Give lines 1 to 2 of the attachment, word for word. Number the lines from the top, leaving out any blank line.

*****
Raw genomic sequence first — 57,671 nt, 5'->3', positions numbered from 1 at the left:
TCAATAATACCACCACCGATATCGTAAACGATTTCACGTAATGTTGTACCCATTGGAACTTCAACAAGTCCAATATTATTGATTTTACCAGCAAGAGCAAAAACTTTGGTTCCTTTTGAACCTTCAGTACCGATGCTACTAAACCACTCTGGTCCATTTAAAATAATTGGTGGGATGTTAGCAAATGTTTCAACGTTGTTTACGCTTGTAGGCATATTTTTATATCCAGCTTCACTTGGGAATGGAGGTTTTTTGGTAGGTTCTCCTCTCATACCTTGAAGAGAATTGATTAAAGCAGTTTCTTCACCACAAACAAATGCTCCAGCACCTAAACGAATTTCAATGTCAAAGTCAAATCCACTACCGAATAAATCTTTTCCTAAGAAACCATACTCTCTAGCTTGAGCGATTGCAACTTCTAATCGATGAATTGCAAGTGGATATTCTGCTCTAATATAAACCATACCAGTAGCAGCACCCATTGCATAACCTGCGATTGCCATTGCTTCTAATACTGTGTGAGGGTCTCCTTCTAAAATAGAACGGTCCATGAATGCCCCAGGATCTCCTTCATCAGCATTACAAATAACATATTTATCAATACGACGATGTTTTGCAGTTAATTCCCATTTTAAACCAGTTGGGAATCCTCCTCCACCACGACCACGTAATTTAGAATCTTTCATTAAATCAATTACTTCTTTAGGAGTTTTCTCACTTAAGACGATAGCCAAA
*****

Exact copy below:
Raw genomic sequence first — 57,671 nt, 5'->3', positions numbered from 1 at the left:
TCAATAATACCACCACCGATATCGTAAACGATTTCACGTAATGTTGTACCCATTGGAACTTCAACAAGTCCAATATTATTGATTTTACCAGCAAGAGCAAAAACTTTGGTTCCTTTTGAACCTTCAGTACCGATGCTACTAAACCACTCTGGTCCATTTAAAATAATTGGTGGGATGTTAGCAAATGTTTCAACGTTGTTTACGCTTGTAGGCATATTTTTATATCCAGCTTCACTTGGGAATGGAGGTTTTTTGGTAGGTTCTCCTCTCATACCTTGAAGAGAATTGATTAAAGCAGTTTCTTCACCACAAACAAATGCTCCAGCACCTAAACGAATTTCAATGTCAAAGTCAAATCCACTACCGAATAAATCTTTTCCTAAGAAACCATACTCTCTAGCTTGAGCGATTGCAACTTCTAATCGATGAATTGCAAGTGGATATTCTGCTCTAATATAAACCATACCAGTAGCAGCACCCATTGCATAACCTGCGATTGCCATTGCTTCTAATACTGTGTGAGGGTCTCCTTCTAAAATAGAACGGTCCATGAATGCCCCAGGATCTCCTTCATCAGCATTACAAATAACATATTTATCAATACGACGATGTTTTGCAGTTAATTCCCATTTTAAACCAGTTGGGAATCCTCCTCCACCACGACCACGTAATTTAGAATCTTTCATTAAATCAATTACTTCTTTAGGAGTTTTCTCACTTAAGACGATAGCCAAA